URBZ PILOT HOUSE
Rehabilitation without destruction
SHIVAJI NAGAR is a resettlement colony planned in the 1980s. Houses here are built on small plots, measuring 10 x 15 feet or 12 x 15 feet (1 ft is 0.3 m). Urbz had to build two independent floors in place of an old one-storey house on one such plot for Pankaj Gupta, a resident of the colony. He wanted to rent out the upper-storey rooms. Since the colony is on marshland, Urbz built its foundation in accordance with local construction methods. Since the water table is high, it used water from foundation pits and soak pits for curing rcc (reinforced cement concrete) work. Materials salvaged from the existing building were used to build the new one. All these ensured optimal use of resources and reduced the construction cost.
Since the plot size is small, attention was paid to optimise space, allow ventilation and penetration of daylight, and ensure solidity of the structure. But municipal norms regulate construction activity in slums. One such norm required Urbz to limit the height of the building to 14 feet on the front side and to 16 feet on the rear side. But how does one make such a diminutive space habitable for two families.
To overcome the challenge, Urbz restricted the ceiling height of the ground floor at 8 ft. This reduced the height of upper storey house to less than 6 ft in the front. But its sloped roof allowed ample head space on the rear side. To keep the upper-storey house well-lit and well-ventilated, the roof, made with tin sheets, was split into two and were laid in a way that one portion of the roof shaded the other with a gap of 1.5 ft. Since tin sheets get heated fast, thermocol and ply sheets were used under the roof for insulation. Coffer slabs were used as ceiling of the ground floor on an experimental basis. To save on concrete, locally available earthen pots were used as filler material in the slabs. This reduced the overall cost of the roof by ` 2,000, while creating an interesting design that helped the owner save ` 80-100 per sq ft on false ceiling.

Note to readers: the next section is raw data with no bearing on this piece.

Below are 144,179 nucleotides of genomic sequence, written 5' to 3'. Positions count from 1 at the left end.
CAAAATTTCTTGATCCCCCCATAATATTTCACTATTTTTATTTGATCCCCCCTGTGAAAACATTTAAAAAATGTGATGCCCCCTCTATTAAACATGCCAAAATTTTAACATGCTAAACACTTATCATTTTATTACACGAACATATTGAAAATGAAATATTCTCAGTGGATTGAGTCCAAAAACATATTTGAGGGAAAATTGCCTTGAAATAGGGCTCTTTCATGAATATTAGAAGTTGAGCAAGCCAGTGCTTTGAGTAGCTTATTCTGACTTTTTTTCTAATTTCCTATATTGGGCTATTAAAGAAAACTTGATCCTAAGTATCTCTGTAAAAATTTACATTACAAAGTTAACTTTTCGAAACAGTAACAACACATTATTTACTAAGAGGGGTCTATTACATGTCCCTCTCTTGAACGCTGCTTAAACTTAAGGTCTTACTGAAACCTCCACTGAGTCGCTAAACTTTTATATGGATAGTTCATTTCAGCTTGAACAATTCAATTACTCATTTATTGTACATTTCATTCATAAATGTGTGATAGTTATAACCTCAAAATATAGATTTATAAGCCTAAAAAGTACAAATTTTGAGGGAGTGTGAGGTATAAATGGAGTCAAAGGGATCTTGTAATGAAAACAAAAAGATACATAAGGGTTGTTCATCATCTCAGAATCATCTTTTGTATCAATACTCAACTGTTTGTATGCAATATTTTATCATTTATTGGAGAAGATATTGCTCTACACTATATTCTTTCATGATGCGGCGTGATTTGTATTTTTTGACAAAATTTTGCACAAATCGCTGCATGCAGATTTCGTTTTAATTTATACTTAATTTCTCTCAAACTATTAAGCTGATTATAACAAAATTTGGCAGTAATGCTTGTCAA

The house was completed in 2014, but could not find any takers due to its diminutiveness. On paper, the vertical compactness made ergonomic sense, but in reality it could not satisfy people’s psychological need for head room. Gupta decided to increase the height of the overall structure to improve its livability. He could easily do it as the original design provided for future expansion.
URBZ LOCATION Shivaji Nagar, Govandi, Mumbai COST Approximately 12,000/sq m INNOVATION Ensured ventilation, daylight penetration and storage space in houses built on a small plot. To reduce construction cost, coffer slabs and earthen pots were used to build the ceiling